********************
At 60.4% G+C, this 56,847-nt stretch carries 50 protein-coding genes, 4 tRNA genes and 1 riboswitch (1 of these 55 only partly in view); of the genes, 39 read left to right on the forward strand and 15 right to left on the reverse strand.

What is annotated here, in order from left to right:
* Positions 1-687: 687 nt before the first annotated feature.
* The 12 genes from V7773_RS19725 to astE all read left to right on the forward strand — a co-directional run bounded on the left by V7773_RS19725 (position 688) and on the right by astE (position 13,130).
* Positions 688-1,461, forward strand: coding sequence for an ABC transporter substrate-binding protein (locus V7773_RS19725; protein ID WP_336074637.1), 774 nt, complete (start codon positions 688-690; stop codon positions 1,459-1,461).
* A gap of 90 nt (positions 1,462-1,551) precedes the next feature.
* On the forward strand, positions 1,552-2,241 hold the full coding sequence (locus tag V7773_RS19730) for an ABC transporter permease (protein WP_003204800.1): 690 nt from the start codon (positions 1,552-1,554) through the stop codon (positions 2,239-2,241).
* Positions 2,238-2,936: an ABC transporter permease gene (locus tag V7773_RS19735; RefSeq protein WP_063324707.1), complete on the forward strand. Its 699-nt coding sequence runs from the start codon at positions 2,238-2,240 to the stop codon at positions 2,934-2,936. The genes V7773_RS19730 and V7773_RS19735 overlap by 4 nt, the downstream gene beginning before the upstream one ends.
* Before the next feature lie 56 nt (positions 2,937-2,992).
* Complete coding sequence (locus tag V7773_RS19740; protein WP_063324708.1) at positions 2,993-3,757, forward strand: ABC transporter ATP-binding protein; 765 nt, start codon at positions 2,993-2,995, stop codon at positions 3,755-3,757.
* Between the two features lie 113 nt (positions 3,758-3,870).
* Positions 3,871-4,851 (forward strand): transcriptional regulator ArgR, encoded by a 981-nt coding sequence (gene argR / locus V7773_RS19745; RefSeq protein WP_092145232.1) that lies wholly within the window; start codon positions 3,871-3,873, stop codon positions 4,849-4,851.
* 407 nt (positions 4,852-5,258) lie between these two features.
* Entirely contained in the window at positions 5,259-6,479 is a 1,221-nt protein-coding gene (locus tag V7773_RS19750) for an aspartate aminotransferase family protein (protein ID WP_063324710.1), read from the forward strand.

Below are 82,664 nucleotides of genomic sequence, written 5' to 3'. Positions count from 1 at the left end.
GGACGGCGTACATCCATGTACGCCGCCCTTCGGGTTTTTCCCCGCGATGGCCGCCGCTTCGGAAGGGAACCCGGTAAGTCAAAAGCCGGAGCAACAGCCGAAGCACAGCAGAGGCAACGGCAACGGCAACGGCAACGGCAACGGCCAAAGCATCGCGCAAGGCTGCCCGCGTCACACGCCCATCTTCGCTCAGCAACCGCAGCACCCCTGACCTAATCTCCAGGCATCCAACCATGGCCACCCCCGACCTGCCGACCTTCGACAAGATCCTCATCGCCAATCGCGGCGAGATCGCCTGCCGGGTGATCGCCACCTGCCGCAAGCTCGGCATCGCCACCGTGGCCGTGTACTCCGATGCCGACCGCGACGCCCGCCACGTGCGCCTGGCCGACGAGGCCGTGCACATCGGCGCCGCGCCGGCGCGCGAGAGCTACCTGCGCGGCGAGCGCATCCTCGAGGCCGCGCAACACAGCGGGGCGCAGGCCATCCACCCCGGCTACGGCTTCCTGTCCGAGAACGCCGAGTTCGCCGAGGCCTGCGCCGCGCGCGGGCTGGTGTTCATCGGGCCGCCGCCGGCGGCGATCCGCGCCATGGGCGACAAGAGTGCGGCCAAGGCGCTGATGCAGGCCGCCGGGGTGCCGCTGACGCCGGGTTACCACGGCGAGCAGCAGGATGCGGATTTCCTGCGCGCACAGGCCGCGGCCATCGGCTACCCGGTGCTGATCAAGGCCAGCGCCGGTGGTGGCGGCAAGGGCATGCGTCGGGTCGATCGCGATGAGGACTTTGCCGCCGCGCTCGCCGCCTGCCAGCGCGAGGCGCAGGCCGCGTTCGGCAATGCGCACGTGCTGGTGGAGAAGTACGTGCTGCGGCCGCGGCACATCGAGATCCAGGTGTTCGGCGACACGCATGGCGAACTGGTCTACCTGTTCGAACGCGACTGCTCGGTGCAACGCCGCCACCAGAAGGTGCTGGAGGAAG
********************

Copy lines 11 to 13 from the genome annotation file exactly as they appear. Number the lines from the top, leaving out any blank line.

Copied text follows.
* Between the two features lie 113 nt (positions 3,758-3,870).
* Positions 3,871-4,851 (forward strand): transcriptional regulator ArgR, encoded by a 981-nt coding sequence (gene argR / locus V7773_RS19745; RefSeq protein WP_092145232.1) that lies wholly within the window; start codon positions 3,871-3,873, stop codon positions 4,849-4,851.
* 407 nt (positions 4,852-5,258) lie between these two features.